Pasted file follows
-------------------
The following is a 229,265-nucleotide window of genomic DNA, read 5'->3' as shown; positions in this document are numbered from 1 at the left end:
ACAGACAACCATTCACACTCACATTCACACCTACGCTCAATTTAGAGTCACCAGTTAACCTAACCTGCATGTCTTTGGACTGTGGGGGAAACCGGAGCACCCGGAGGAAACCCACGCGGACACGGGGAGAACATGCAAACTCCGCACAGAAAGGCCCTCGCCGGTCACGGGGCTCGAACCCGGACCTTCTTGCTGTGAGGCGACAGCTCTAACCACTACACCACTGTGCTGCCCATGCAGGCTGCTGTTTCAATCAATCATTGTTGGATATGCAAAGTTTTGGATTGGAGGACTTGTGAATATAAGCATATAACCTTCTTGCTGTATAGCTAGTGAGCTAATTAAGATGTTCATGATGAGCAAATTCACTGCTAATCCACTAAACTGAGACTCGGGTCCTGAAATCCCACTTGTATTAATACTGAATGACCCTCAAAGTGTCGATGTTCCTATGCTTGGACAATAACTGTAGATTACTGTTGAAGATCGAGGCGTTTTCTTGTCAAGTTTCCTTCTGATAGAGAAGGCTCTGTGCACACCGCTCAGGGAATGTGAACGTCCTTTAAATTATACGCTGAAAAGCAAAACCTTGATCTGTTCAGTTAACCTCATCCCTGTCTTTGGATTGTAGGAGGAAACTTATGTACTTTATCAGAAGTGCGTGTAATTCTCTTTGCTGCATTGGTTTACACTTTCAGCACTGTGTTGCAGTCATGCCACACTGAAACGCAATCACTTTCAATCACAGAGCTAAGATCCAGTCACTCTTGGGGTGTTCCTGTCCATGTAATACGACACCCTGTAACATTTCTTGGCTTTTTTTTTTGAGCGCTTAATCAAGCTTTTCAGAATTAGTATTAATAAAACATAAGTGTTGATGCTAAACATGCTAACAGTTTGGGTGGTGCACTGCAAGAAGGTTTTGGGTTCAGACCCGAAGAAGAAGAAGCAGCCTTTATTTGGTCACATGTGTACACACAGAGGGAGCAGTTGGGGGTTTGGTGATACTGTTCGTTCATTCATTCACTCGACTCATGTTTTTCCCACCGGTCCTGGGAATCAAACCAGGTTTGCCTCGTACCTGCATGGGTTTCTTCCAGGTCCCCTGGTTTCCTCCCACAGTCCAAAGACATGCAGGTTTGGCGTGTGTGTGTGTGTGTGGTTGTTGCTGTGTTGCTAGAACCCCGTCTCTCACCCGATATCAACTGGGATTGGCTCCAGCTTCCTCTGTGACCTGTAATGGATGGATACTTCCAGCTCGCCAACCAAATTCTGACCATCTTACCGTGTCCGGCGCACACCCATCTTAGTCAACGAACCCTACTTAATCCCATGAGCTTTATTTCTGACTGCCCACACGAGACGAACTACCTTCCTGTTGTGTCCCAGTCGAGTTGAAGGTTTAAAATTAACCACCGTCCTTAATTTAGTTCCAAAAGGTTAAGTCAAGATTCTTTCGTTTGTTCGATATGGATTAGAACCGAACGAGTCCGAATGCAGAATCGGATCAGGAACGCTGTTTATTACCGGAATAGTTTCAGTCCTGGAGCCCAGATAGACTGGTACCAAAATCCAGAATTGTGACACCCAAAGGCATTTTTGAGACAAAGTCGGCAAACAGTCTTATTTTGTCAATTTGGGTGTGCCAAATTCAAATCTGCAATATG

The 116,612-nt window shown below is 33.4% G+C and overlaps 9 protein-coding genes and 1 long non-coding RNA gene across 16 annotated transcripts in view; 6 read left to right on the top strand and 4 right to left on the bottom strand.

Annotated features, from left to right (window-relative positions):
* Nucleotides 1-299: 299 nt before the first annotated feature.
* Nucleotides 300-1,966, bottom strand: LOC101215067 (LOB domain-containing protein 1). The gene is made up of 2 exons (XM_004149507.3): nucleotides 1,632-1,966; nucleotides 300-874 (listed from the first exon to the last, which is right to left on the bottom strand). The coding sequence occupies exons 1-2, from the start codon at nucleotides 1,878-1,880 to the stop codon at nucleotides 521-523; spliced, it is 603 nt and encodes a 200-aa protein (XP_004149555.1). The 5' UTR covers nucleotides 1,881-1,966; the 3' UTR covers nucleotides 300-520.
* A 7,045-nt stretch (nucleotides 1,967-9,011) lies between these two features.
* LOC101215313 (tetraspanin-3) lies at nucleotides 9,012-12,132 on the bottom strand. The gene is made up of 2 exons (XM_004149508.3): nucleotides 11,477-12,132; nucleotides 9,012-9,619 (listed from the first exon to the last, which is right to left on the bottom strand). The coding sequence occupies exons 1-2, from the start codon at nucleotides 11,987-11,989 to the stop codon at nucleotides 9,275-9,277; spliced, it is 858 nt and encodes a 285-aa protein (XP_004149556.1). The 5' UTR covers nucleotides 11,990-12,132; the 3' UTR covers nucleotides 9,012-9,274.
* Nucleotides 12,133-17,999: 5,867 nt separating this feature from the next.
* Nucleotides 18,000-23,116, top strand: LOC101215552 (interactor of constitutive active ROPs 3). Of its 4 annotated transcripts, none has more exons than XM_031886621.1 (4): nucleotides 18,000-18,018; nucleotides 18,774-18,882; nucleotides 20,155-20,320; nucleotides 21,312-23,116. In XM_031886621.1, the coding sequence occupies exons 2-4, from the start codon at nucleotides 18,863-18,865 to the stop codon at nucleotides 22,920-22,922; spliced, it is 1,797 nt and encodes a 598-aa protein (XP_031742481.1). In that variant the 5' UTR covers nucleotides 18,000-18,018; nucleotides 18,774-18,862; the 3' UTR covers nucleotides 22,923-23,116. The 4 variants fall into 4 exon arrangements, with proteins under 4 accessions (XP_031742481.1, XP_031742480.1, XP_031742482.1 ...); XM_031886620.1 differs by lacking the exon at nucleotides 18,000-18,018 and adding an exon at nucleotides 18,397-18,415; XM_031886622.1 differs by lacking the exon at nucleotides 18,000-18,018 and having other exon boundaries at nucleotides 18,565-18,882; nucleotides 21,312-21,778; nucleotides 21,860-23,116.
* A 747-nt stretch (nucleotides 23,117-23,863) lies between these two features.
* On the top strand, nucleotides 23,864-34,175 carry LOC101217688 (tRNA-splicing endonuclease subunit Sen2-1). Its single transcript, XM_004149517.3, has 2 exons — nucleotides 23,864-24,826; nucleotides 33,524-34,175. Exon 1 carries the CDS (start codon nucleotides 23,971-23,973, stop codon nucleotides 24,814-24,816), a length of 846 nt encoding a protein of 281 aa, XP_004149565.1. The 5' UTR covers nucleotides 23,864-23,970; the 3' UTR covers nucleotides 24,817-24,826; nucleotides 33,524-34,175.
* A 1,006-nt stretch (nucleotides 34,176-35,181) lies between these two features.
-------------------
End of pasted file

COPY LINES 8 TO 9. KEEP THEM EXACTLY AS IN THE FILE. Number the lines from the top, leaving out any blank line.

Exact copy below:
* LOC101215313 (tetraspanin-3) lies at nucleotides 9,012-12,132 on the bottom strand. The gene is made up of 2 exons (XM_004149508.3): nucleotides 11,477-12,132; nucleotides 9,012-9,619 (listed from the first exon to the last, which is right to left on the bottom strand). The coding sequence occupies exons 1-2, from the start codon at nucleotides 11,987-11,989 to the stop codon at nucleotides 9,275-9,277; spliced, it is 858 nt and encodes a 285-aa protein (XP_004149556.1). The 5' UTR covers nucleotides 11,990-12,132; the 3' UTR covers nucleotides 9,012-9,274.
* Nucleotides 12,133-17,999: 5,867 nt separating this feature from the next.